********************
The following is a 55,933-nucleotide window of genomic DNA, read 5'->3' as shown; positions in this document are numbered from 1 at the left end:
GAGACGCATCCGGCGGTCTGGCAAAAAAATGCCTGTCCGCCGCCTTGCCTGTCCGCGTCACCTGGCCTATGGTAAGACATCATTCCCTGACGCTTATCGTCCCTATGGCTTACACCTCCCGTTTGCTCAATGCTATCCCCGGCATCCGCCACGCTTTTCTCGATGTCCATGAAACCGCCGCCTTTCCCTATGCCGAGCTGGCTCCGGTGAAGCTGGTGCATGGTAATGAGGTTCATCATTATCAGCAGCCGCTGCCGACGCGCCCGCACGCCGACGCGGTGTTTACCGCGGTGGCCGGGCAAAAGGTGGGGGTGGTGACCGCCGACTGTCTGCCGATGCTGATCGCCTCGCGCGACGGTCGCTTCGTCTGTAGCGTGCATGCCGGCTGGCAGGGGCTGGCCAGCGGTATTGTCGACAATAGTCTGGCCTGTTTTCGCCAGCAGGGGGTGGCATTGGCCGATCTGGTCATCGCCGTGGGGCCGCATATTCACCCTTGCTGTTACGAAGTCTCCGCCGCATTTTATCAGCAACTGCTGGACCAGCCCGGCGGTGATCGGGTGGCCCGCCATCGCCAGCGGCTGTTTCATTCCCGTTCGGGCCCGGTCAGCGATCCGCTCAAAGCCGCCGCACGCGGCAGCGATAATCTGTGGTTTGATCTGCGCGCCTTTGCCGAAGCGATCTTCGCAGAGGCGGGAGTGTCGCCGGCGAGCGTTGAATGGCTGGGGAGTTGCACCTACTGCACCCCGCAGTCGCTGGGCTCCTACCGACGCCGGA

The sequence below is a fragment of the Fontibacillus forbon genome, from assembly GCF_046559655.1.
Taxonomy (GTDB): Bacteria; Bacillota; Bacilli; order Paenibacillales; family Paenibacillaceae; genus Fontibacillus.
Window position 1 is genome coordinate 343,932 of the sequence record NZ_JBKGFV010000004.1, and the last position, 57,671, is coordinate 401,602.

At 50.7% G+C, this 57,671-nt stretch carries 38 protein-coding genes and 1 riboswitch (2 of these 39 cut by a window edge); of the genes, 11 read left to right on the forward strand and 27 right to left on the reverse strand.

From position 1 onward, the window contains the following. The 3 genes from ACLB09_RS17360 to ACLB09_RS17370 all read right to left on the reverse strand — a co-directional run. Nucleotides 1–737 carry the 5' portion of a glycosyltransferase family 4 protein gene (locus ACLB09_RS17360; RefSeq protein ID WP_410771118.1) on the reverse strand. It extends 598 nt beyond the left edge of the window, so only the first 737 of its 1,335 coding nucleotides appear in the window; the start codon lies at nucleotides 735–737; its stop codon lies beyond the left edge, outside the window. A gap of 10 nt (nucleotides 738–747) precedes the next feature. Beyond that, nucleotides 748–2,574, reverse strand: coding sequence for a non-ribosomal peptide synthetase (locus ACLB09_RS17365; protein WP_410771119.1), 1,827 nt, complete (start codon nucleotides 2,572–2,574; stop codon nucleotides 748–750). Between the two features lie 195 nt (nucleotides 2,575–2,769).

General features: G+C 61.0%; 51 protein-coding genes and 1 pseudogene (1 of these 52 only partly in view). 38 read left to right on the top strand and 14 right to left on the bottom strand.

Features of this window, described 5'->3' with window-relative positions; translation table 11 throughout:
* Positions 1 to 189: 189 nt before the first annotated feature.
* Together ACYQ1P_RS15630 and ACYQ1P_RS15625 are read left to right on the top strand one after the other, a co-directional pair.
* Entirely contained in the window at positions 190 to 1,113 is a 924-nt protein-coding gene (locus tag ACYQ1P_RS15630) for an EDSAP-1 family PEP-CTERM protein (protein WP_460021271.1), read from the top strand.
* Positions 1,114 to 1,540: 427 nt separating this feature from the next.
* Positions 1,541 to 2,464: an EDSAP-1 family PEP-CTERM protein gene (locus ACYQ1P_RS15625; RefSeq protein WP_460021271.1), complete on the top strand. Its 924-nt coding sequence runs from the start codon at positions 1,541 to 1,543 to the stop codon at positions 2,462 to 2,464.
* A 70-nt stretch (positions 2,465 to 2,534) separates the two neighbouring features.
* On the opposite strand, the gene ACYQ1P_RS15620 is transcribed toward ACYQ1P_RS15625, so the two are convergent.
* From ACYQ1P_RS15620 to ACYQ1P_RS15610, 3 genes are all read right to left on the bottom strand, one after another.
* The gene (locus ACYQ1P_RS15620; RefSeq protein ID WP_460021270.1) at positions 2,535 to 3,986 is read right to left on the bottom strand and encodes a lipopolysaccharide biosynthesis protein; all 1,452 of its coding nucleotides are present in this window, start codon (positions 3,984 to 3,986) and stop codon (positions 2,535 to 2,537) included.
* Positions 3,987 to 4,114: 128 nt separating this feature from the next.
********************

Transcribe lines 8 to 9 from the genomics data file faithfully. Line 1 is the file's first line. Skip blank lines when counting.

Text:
General features: G+C 61.0%; 51 protein-coding genes and 1 pseudogene (1 of these 52 only partly in view). 38 read left to right on the top strand and 14 right to left on the bottom strand.

Features of this window, described 5'->3' with window-relative positions; translation table 11 throughout: